Why We Pick Up Trash

It’s springtime in New Brunswick! Flowers are blooming, the days are getting longer, and everyone is happy to finally pack away their winter layers. And for NBT’s Esperanza Project, it’s time to organize some neighborhood clean-ups. This year we kicked off clean-up season on May 12, when we participated with the Lower Raritan Watershed Partnership in a collaborative, multi-site clean-up of Mile Run Brook. But that clean-up is just be the first of likely many: From now until chilly fall weather sets in, volunteer Esperanza Project groups will be out on the streets picking up trash every few weeks.

Why do we do these clean-ups?

Well, the simple reason is that our Esperanza Project resident-members want to. When NBT first launched the Esperanza Project in early 2014, we figured that neighborhood clean-ups would be an easy way to engage neighbors and build camaraderie while addressing an issue that concerns many New Brunswick residents: litter. Basic observation, neighborly conversation and survey data all concur that our city has a litter problem. So, why not pick some of it up? With that in mind, we teamed up with our friends at Holy Family Parish for a simultaneous clean-up of two areas of the neighborhood in early 2014. It was a smashing success: In just a couple hours, over 150 participants combined to pick up almost two and a half tons of litter.

New Members, New Block Captains

We could have left it at that, or perhaps just decided to organize one annual clean-up event. But, pushed by the enthusiasm of newly emerging Esperanza Project members, we kept at it. At the invitation of Donna Caputo, the City’s indefatigable Recycling Coordinator, we got involved in the City’s Block Captain program. Esperanza resident-members, with our support, began organizing small group clean-ups on their own blocks. Since that first big clean-up in May 2014, the Esperanza Project has facilitated 30 more, varying from small groups of ten or twelve volunteers to more large-scale efforts with the City’s Department of Public Works. So clearly the folks involved with the Esperanza Project care about litter!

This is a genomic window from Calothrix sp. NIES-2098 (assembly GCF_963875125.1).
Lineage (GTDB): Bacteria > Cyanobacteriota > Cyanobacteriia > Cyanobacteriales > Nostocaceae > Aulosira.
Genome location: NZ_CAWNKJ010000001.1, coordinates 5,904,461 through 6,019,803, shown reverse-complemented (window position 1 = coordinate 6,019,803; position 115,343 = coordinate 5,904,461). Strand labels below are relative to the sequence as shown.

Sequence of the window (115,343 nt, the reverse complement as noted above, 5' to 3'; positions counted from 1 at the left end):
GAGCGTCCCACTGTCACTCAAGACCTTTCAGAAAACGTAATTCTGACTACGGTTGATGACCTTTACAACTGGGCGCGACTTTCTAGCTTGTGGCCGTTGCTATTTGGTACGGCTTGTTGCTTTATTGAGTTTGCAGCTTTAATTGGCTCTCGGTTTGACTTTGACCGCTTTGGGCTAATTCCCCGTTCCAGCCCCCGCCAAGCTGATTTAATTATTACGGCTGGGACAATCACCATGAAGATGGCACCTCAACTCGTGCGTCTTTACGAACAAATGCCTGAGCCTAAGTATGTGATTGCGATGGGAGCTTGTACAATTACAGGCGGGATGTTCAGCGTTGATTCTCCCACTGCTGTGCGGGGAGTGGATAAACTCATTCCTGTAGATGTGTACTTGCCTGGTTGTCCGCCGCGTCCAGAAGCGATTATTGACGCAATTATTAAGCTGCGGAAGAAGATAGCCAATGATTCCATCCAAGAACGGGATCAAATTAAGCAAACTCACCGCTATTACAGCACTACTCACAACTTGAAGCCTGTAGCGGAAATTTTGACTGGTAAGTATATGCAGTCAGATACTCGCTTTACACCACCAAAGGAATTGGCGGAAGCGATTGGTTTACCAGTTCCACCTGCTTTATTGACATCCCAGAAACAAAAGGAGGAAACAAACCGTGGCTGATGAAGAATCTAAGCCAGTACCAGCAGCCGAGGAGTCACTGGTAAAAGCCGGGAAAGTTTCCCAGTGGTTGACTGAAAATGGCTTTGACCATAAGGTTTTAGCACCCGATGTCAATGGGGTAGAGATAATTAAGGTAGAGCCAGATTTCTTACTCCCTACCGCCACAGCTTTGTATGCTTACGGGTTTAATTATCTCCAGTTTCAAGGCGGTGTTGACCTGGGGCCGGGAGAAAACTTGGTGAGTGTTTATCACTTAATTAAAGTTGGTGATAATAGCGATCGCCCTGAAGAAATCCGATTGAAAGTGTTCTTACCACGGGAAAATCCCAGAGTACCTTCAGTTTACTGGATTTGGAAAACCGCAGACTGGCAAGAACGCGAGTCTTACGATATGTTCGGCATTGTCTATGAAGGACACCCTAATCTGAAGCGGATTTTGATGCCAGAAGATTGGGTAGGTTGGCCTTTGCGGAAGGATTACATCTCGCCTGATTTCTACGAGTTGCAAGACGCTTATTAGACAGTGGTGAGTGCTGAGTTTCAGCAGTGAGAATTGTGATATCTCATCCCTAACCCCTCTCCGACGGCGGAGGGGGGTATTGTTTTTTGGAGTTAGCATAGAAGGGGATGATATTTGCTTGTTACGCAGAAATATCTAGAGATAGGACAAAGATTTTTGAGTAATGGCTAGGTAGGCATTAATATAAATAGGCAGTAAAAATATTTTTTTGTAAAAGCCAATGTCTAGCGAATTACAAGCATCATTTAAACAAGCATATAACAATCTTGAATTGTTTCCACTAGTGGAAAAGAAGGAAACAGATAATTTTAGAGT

But it still begs the question: Why go to so much trouble to pick up trash?

This is especially a pertinent question coming from my background in community organizing and advocacy. In the traditional organizing/advocacy approach, the focus would be on addressing systemic issues that cause or aggravate trash problems, like blight and lack of public investment. Saul Alinsky, often considered the founder of modern American community organizing, famously distinguished between those who work to get rid of “four-legged rats” (aka poor housing conditions) and those, like him, who organize to remove “two-legged rats” (aka the slum landlords that allow such housing conditions to persist).

My response, and NBT’s, is to opt for the both/and approach. We know that even a seemingly straightforward problem like litter cannot be fully solved by a band-aid approach. That’s why the Esperanza Project and its resident-members have also engaged in advocacy around abandoned properties (which tend to be trash magnets), municipal trash collection and investment, and more. We have made progress in these areas.

May 31, 2018

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